Aspects of Novelistic Technique in Dostoevskii’s Besy
Dostoevskii’s novels were once considered rude and barbarous, like the country whence they came: the expansive and tormented analyses of psychological and spiritual anguish were stirring stuff indeed, but there was thought to be little point in seeking technical and artistic accomplishment as well. The view that Dostoevskii was all soul and no skill has now passed into history, and the present chapter does not seek to fight the battle afresh. But the old view was not altogether absurd: it is difficult to comprehend that a writer so gifted with the surging force of creative imagination can at the same time command a disciplined, subtle mastery of the most delicate devices of his art; and the difficulty is compounded when art is used to conceal art. The contrast between the fractured, jagged surface and the cool craftsmanship beneath it is particularly acute in Dostoevskii’s most turblent work, Besy (The Devils’, 1871–72).2
KeywordsCreative Imagination Cattle Disease Surging Force Firm Grip Present Chapter
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- 1.Leon Edel (ed.), Henry James Letters, Vol. IV (London, 1984), p. 619. (Henry James to Hugh Walpole, 19 May 1912).Google Scholar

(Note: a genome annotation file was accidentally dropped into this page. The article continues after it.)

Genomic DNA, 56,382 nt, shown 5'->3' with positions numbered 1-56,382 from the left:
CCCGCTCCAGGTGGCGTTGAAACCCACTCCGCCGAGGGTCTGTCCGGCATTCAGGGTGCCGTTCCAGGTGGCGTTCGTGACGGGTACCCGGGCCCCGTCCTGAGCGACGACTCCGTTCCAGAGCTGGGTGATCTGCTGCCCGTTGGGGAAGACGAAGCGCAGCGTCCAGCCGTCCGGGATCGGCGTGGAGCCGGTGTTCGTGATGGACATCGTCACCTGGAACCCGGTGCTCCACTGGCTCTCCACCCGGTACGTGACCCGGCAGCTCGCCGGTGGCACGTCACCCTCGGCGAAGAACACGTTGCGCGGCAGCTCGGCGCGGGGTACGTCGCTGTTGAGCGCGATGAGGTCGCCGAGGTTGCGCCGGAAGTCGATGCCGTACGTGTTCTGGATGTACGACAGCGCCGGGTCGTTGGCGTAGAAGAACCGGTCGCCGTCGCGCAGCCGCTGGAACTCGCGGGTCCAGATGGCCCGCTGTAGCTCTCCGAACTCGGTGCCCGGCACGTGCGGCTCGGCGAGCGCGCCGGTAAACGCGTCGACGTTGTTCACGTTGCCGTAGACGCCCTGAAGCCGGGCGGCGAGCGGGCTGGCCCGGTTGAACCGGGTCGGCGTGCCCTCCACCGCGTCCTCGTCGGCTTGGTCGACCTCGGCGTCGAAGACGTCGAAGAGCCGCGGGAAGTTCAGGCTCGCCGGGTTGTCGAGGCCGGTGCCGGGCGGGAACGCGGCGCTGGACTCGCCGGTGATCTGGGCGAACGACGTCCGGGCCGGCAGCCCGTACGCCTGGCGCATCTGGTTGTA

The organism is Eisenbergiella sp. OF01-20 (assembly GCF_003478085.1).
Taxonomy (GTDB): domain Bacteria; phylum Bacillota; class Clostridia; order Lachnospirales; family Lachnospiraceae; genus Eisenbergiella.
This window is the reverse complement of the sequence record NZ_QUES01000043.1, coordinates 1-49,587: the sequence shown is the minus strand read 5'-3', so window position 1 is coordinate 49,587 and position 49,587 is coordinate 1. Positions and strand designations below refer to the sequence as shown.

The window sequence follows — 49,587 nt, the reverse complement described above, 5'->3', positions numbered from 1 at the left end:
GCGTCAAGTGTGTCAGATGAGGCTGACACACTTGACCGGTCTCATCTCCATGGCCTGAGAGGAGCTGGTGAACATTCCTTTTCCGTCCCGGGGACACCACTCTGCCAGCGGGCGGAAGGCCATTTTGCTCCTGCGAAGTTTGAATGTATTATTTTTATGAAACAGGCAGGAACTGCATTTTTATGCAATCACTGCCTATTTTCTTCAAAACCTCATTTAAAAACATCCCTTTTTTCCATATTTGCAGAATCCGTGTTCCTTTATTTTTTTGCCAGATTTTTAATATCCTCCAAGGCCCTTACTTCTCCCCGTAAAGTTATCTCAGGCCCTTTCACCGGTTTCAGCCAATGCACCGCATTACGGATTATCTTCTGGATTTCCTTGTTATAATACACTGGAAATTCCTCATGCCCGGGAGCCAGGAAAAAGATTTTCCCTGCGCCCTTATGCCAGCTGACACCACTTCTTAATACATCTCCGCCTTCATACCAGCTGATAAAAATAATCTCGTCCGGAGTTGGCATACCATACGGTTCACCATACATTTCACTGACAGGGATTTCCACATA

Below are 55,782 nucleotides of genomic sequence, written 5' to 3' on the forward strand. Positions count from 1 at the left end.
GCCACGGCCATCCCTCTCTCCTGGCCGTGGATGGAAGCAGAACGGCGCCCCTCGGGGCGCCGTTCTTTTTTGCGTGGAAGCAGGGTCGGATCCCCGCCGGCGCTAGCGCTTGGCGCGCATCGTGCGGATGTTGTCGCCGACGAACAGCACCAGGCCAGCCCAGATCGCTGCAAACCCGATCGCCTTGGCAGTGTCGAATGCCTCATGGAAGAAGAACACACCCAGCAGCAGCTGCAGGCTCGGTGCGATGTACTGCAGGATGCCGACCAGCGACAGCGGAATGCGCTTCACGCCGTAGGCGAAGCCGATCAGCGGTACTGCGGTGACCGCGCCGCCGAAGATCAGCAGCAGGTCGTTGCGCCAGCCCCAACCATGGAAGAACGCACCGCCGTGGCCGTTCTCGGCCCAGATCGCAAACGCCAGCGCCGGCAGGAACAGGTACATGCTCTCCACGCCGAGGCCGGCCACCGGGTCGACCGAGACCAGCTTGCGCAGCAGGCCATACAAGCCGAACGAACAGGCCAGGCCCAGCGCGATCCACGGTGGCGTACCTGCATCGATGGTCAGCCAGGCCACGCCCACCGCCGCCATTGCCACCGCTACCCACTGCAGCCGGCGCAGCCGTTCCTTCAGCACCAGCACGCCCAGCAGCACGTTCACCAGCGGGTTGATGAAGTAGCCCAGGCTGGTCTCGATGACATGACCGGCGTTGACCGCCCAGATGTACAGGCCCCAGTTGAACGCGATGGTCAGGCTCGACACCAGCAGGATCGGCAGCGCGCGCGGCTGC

- 2.All references are to F. M. Dostoevskii, Polnoe sobranie sochinenii v tridtsati tomakh (Leningrad, 1972-), Vol. X (1974). Subsequent references in the text will give either volume and page number (X, 111) or volume, part and chapter/subsection number (X, I, 1/1) as seems appropriate.Google Scholar
- 3.See Gene D. Fitzgerald, ‘The Chronology of F. M. Dostoevskij’s The Possessed’, Slavic and East European Journal, XXVII (1983), 19–46. Fitzgerald overlooks the reference to the ‘late Herzen’ (X, 276). Herzen died early in 1870, which gives a simple method of fixing the time of the ‘present’.CrossRefGoogle Scholar
- 4.Geir Kjetsaa, Fyodor Dostoyevsky (London, Macmillan, 1988), p. 255.Google Scholar